Letter from Washington: A grubby kind of normalcy
An ethical quandary surrounding Hunter Biden’s paintings points to a bigger problem
According to the Georges Bergès Gallery website, Hunter Biden is “a lawyer by profession who now devotes his career to the creative arts” and “brings a myriad of experiences to producing powerful and impactful works”. So impactful that the gallery expects the works to sell for as much as $500,000 a pop.
I’ll let you be the judge of Hunter’s psychedelic creations, and whether they warrant that price tag. But the prospect of the work of the president’s son — who started painting only recently and has never sold a picture in his life — being able to command half a million dollars overnight has raised alarm bells.
There are two problems with Hunter’s paintings. First, it looks a lot like he is profiting off his father’s presidency. Would these technicolour swirls be worth half as much if Hunter wasn’t a close relation of the most powerful man in the world? There’s only one serious answer to that question.
Second, they leave open an opportunity for corruption. Paying over the odds for the artwork of the president’s son would be a neat way of funnelling money into Bidenworld on the understanding that one would be getting something in return.
The White House acknowledges the ethical quandary. But their proposed solution is risible. Rather than kibosh darling Hunter’s burgeoning art career, the Biden administration has asked his gallery to keep secret all information about the buyers of the art. The idea is that if no one knows who has bought the art, then how could the buyer command special treatment from the administration.
Because, as we all know, when it comes to corruption, secrecy is the best disinfectant
“Well, I think it would be challenging for an anonymous person who we don’t know and Hunter Biden doesn’t know to have influence,” White House press secretary Jen Psaki said of the arrangement. Because, as we all know, when it comes to corruption, secrecy is the best disinfectant.
The practical absurdity of the arrangement, by which government ethics standards are effectively entrusted to New York gallerists (a famously salubrious bunch) was underscored by the recent announcement of two shows showcasing Hunter’s paintings. Would Hunter be attending these events? “Oh yes. With pleasure,” said a spokesperson for the gallery. “He’s looking forward to it. It is like someone debuting in the world. And of course he will be there.”
In keeping with the anonymity arrangement, any discussion of the sale of the art at these private events — which were arranged for potential buyers to meet the creator of the art they may or may not be buying — would obviously be out of the question.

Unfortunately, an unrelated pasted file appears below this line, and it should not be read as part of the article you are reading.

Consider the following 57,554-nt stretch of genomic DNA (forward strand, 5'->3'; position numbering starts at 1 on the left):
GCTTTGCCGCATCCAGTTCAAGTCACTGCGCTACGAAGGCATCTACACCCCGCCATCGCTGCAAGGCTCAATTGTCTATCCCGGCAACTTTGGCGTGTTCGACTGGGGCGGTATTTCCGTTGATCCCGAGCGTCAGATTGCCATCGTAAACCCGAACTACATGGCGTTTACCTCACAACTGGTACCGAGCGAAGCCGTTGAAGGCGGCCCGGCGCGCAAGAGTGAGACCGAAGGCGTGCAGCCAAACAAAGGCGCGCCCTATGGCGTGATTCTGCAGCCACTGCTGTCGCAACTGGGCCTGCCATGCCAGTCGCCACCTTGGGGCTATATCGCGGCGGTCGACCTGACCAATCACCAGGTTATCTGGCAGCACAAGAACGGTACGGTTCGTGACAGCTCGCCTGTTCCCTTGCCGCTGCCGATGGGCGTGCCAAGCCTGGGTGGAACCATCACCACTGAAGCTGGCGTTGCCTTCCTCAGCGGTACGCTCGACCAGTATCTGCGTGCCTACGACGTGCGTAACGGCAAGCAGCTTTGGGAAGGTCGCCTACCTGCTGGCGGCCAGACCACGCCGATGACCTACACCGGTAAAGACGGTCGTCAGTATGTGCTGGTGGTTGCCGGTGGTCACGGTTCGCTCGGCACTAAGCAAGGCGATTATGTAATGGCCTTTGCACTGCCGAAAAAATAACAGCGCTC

This is not the first time that Hunter appears to be profiting off his name. Earlier this year, he published a memoir, Beautiful Things, for which he is thought to have earned a seven-figure advance. While his father was Vice-President, he was paid $50,000 a month to serve on the board of Burisma, a Ukrainian energy company.
Hunter is only the most egregious example of a wider problem in Washington of nepotism and influence-peddling that ranges from out-and-out corruption to the kind of revolving-door lobbying that allows political advisers to get rich when they are out of power.
Steve Ricchetti, one of Biden’s closest confidants, can call no fewer than three of his four children administration colleagues. A trio with the necessary skills and experience. What a happy coincidence! His brother Jeff runs a lobbying firm that, according to the Wall Street Journal, signed Amazon as a client a few days after the election and has more than quadrupled its revenue in the first six months of 2020.
Since it became clear that Kamala Harris would be the next Vice-President, Second Gentleman Doug has landed a cushy sinecure at Georgetown University. His daughter Ella has won a modelling contract and recently made her catwalk debut at New York Fashion Week. Harris’s niece Meena has fashioned a career as a social justice meets girl boss influencer out of her aunt’s rise to the Vice-Presidency (and has received repeated warnings from White House lawyers for doing so).
When it comes to the not-so-mysterious process by which Washington insiders turn influence into money, Ron Klain, Biden’s Chief of Staff, is a classic case. Before becoming the second most important man in the White House, Klain was earning $2 million per year from AOL-founder Steve Case’s investment firm Revolution. That’s a lot of money, but a small fee for Klain’s address book. (Incidentally, Klain’s wife, Monica Medina, has managed to get a job with the administration too.)
The Biden White House likes to boast that it has “established the highest ethical standards of any administration in American history”. That is not as far from the truth as all of the above would suggest. In other words, it’s a low bar. And the Biden administration’s much touted promise of a ‘return to normalcy’ after the Trump years includes a return to the very familiar way in which a new administration makes sure it takes care of its own.
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